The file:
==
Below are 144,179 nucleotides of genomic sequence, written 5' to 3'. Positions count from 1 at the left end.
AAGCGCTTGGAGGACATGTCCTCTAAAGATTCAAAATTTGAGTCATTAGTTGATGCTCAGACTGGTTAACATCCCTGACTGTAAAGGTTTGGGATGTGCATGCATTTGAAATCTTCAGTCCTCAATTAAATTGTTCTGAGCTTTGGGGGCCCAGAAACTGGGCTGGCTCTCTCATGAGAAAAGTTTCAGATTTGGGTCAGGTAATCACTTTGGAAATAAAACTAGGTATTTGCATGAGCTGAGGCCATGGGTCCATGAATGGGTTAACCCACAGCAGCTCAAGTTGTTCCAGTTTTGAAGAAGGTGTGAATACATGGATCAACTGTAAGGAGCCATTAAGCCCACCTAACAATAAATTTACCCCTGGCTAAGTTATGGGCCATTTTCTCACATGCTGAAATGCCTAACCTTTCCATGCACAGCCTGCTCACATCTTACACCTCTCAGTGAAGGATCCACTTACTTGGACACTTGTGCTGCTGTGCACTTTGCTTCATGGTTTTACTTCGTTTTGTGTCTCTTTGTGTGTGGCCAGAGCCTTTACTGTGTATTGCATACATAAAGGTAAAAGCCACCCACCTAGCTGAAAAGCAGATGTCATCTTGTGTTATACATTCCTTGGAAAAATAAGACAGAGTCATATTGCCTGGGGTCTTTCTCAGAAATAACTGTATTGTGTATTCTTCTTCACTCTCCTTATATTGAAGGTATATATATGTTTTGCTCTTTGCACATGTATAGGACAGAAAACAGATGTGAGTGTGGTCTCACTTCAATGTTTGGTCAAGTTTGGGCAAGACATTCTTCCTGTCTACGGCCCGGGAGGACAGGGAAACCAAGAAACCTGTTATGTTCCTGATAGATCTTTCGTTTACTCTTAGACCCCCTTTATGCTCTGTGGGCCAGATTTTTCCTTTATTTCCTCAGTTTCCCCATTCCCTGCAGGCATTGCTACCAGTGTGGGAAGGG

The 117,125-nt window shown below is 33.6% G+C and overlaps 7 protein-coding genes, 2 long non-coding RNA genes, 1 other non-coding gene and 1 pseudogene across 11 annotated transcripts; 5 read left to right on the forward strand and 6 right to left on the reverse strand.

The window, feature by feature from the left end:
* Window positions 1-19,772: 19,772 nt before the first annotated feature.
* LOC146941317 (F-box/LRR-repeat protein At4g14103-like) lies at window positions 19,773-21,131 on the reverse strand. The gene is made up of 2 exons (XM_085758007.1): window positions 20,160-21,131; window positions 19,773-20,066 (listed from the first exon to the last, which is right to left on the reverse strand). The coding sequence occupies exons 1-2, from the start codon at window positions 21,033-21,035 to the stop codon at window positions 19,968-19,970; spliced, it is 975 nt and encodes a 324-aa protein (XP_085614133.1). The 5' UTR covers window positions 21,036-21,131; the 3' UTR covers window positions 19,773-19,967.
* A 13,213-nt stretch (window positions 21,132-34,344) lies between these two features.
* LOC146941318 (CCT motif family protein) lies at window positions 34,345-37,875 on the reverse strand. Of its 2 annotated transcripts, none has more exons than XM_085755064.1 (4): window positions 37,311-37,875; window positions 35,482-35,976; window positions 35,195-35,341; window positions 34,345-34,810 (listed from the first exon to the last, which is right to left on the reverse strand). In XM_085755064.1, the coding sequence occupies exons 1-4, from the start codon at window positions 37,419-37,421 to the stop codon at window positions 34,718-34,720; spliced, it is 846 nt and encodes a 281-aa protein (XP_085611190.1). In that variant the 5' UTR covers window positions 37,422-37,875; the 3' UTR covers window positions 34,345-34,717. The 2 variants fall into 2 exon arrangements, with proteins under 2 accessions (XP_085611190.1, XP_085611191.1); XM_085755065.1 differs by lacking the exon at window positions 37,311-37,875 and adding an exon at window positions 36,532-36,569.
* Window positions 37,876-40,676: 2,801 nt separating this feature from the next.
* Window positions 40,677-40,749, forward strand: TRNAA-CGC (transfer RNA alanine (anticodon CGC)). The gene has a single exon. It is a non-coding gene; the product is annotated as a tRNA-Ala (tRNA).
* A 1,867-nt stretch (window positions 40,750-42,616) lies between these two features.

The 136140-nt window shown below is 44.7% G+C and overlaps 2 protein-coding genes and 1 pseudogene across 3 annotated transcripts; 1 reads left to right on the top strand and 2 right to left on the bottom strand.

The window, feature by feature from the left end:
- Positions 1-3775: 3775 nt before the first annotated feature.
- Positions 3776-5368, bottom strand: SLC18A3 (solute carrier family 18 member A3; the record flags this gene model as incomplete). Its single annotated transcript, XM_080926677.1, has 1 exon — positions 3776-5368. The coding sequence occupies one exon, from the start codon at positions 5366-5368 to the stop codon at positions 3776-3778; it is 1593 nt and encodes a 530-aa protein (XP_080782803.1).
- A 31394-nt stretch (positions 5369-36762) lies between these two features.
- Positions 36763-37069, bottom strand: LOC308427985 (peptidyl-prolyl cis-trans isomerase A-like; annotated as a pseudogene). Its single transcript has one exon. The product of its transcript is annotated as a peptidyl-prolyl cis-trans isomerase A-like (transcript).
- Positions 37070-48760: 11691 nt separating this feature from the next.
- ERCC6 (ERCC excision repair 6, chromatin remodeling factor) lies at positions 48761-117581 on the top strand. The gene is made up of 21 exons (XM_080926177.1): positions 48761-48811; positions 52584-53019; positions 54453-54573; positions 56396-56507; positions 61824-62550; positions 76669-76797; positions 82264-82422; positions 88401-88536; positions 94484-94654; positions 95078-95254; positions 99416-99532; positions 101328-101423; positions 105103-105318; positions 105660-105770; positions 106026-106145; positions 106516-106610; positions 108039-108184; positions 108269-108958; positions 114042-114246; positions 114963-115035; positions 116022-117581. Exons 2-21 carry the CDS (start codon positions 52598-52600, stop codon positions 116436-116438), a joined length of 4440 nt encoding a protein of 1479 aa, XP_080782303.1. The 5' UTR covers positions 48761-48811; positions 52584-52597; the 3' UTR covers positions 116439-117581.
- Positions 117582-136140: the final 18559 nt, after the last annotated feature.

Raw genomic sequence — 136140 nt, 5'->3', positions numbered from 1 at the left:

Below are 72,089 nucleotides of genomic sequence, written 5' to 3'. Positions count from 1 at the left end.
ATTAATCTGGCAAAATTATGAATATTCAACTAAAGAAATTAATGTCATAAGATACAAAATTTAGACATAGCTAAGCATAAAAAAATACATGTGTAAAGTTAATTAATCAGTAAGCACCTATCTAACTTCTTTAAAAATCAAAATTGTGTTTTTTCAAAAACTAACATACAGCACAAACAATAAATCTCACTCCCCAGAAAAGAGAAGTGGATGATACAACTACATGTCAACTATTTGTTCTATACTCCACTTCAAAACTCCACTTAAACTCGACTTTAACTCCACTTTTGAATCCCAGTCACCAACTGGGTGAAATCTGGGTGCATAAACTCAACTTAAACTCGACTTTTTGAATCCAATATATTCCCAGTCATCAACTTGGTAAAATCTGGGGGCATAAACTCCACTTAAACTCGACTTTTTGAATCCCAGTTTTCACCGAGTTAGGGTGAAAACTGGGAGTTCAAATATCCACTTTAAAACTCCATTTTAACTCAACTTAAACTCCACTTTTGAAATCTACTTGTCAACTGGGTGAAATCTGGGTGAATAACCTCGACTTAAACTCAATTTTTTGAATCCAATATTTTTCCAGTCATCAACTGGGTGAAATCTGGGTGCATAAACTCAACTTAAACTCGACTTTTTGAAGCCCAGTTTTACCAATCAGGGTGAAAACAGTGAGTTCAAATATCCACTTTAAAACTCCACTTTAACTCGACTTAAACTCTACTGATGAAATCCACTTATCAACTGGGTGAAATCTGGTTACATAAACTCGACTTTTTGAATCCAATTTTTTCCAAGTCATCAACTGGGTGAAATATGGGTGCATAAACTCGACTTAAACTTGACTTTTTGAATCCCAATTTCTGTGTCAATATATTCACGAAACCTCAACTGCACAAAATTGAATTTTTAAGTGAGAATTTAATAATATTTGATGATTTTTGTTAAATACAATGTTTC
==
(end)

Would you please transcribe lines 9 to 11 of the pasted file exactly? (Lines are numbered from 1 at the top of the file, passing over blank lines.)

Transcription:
* Window positions 37,876-40,676: 2,801 nt separating this feature from the next.
* Window positions 40,677-40,749, forward strand: TRNAA-CGC (transfer RNA alanine (anticodon CGC)). The gene has a single exon. It is a non-coding gene; the product is annotated as a tRNA-Ala (tRNA).
* A 1,867-nt stretch (window positions 40,750-42,616) lies between these two features.